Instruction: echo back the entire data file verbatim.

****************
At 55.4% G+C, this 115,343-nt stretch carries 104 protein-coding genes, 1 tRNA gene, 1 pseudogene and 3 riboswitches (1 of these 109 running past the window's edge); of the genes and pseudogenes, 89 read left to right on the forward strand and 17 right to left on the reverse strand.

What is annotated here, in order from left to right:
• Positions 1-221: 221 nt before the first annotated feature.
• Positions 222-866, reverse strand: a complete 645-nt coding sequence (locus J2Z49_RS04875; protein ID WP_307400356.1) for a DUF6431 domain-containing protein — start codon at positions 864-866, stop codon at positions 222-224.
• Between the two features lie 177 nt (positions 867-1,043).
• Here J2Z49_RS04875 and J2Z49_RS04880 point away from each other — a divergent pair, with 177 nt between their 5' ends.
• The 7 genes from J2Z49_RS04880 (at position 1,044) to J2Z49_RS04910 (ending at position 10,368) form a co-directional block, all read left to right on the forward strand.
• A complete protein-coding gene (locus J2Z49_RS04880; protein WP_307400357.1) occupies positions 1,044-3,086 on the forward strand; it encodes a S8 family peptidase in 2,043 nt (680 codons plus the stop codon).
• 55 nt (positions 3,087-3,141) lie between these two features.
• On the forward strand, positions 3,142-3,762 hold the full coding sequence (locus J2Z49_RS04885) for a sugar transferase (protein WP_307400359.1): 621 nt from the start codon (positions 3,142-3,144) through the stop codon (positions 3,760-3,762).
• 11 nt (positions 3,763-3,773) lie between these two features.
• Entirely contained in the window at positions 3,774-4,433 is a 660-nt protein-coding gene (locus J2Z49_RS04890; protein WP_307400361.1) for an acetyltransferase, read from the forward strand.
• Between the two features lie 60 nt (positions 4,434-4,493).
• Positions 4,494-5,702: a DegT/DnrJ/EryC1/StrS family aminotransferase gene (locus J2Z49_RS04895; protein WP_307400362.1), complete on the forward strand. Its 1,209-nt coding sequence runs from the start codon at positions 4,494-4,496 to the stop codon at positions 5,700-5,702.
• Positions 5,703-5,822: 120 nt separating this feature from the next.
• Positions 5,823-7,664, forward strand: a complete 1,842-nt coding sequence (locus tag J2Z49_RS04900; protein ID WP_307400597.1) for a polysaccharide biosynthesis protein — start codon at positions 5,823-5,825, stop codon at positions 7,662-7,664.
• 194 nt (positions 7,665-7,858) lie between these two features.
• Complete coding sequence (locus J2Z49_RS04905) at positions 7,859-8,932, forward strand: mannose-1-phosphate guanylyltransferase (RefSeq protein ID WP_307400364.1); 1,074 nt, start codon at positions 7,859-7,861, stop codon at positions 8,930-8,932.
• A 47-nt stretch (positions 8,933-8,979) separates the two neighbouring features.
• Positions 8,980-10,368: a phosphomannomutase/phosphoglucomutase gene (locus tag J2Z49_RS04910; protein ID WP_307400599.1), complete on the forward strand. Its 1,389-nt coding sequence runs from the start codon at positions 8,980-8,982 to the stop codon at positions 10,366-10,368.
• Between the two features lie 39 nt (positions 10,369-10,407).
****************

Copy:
At 55.4% G+C, this 115,343-nt stretch carries 104 protein-coding genes, 1 tRNA gene, 1 pseudogene and 3 riboswitches (1 of these 109 running past the window's edge); of the genes and pseudogenes, 89 read left to right on the forward strand and 17 right to left on the reverse strand.

What is annotated here, in order from left to right:
• Positions 1-221: 221 nt before the first annotated feature.
• Positions 222-866, reverse strand: a complete 645-nt coding sequence (locus J2Z49_RS04875; protein ID WP_307400356.1) for a DUF6431 domain-containing protein — start codon at positions 864-866, stop codon at positions 222-224.
• Between the two features lie 177 nt (positions 867-1,043).
• Here J2Z49_RS04875 and J2Z49_RS04880 point away from each other — a divergent pair, with 177 nt between their 5' ends.
• The 7 genes from J2Z49_RS04880 (at position 1,044) to J2Z49_RS04910 (ending at position 10,368) form a co-directional block, all read left to right on the forward strand.
• A complete protein-coding gene (locus J2Z49_RS04880; protein WP_307400357.1) occupies positions 1,044-3,086 on the forward strand; it encodes a S8 family peptidase in 2,043 nt (680 codons plus the stop codon).
• 55 nt (positions 3,087-3,141) lie between these two features.
• On the forward strand, positions 3,142-3,762 hold the full coding sequence (locus J2Z49_RS04885) for a sugar transferase (protein WP_307400359.1): 621 nt from the start codon (positions 3,142-3,144) through the stop codon (positions 3,760-3,762).
• 11 nt (positions 3,763-3,773) lie between these two features.
• Entirely contained in the window at positions 3,774-4,433 is a 660-nt protein-coding gene (locus J2Z49_RS04890; protein WP_307400361.1) for an acetyltransferase, read from the forward strand.
• Between the two features lie 60 nt (positions 4,434-4,493).
• Positions 4,494-5,702: a DegT/DnrJ/EryC1/StrS family aminotransferase gene (locus J2Z49_RS04895; protein WP_307400362.1), complete on the forward strand. Its 1,209-nt coding sequence runs from the start codon at positions 4,494-4,496 to the stop codon at positions 5,700-5,702.
• Positions 5,703-5,822: 120 nt separating this feature from the next.
• Positions 5,823-7,664, forward strand: a complete 1,842-nt coding sequence (locus tag J2Z49_RS04900; protein ID WP_307400597.1) for a polysaccharide biosynthesis protein — start codon at positions 5,823-5,825, stop codon at positions 7,662-7,664.
• 194 nt (positions 7,665-7,858) lie between these two features.
• Complete coding sequence (locus J2Z49_RS04905) at positions 7,859-8,932, forward strand: mannose-1-phosphate guanylyltransferase (RefSeq protein ID WP_307400364.1); 1,074 nt, start codon at positions 7,859-7,861, stop codon at positions 8,930-8,932.
• A 47-nt stretch (positions 8,933-8,979) separates the two neighbouring features.
• Positions 8,980-10,368: a phosphomannomutase/phosphoglucomutase gene (locus tag J2Z49_RS04910; protein ID WP_307400599.1), complete on the forward strand. Its 1,389-nt coding sequence runs from the start codon at positions 8,980-8,982 to the stop codon at positions 10,366-10,368.
• Between the two features lie 39 nt (positions 10,369-10,407).